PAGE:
This essay is based on an ongoing ethnographic fieldwork project conducted at a private ambulance service in Johannseburg, South Africa. I reflect here on a few of my experiences conducting research with medics at “Afrimed” during the Covid-19 pandemic, in an attempt to make sense of how pre-hospital emergency medical care providers at this organisation relate to and navigate the danger posed by potentially contaminated breath. I explore the ways in which prehospital emergency medical care providers have reacted and adapted to the unfamiliar materialities of care and modes of behaviour brought about by efforts to contain the novel coronavirus. In doing so, I think with the notion that examining the changes brought about by Covid-19 might reveal as much about the old normal as it reveals of the new; that the pandemic provides unique insight into the daily work of prehospital emergency medical care as it happens under more “normal” circumstances.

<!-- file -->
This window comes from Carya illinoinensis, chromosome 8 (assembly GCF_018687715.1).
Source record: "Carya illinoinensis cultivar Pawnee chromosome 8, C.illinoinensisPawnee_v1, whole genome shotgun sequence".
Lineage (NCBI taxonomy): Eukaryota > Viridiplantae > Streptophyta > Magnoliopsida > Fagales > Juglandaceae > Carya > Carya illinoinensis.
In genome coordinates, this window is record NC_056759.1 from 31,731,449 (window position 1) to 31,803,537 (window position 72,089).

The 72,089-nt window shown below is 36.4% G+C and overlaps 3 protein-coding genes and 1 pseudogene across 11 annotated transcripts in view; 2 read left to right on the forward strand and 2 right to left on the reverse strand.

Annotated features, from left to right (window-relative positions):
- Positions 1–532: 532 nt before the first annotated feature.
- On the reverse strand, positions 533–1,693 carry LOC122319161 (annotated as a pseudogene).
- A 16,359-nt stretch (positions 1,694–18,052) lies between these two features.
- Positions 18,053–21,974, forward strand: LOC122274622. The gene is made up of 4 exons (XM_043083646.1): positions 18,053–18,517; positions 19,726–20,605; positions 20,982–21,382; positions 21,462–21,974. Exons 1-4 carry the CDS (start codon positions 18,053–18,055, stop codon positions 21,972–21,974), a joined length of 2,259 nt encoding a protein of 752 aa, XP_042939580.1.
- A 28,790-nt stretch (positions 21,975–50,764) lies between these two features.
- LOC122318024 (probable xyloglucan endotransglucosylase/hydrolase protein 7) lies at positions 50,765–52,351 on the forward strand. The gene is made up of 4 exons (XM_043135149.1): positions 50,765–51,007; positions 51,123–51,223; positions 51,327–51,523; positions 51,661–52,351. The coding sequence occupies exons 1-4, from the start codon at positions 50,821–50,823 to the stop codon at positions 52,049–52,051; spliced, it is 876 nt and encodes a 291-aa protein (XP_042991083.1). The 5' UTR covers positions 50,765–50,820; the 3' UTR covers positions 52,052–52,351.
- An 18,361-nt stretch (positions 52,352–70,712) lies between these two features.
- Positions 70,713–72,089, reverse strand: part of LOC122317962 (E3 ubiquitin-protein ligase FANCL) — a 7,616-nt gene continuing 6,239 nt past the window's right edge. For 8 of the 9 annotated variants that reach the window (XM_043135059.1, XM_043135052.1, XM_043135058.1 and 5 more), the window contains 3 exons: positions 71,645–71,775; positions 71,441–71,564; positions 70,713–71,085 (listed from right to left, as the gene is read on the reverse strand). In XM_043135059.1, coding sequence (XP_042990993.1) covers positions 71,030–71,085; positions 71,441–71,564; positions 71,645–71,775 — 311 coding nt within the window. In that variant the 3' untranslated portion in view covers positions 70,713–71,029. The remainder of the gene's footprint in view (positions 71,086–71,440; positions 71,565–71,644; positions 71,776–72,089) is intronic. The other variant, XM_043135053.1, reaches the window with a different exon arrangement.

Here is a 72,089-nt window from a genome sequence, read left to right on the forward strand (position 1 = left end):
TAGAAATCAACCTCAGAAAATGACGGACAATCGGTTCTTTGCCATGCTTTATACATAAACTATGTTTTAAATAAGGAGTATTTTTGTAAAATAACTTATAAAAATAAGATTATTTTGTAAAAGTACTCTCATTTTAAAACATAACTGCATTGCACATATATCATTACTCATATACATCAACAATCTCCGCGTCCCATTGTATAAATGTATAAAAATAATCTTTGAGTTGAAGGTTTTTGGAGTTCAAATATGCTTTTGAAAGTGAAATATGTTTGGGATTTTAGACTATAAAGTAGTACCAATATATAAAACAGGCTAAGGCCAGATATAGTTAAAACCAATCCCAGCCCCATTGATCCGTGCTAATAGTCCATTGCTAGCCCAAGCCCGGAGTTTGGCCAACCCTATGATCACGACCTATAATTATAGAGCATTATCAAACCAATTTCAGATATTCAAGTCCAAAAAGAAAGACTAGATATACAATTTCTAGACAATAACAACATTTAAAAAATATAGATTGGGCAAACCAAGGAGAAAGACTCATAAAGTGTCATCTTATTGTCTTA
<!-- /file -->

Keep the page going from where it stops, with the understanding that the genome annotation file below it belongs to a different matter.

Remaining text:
October 21, 2020
On breathing, PPE, and Other Inconveniences
Mia Jansen van Rensburg
About Mia Jansen van Rensburg
I am currently pursuing a Master’s degree in Anthropology at the University of Johannesburg, having completed my undergraduate and honours degrees at the University of Pretoria. My interests fall into the realm of medical anthropology, and I am specifically curious about healthcare providers, rather than patients. I hope to continue exploring the complexities and mundanities involved in the labour of managing, altering, labelling, and caring for bodies, particularly in the South African context. My current project is an ethnographic study of a privately-owned emergency medical service provider operating in the Johannesburg area. At some point, I would like to further this research by applying similar methodologies to the context of public sector emergency medical services in South Africa.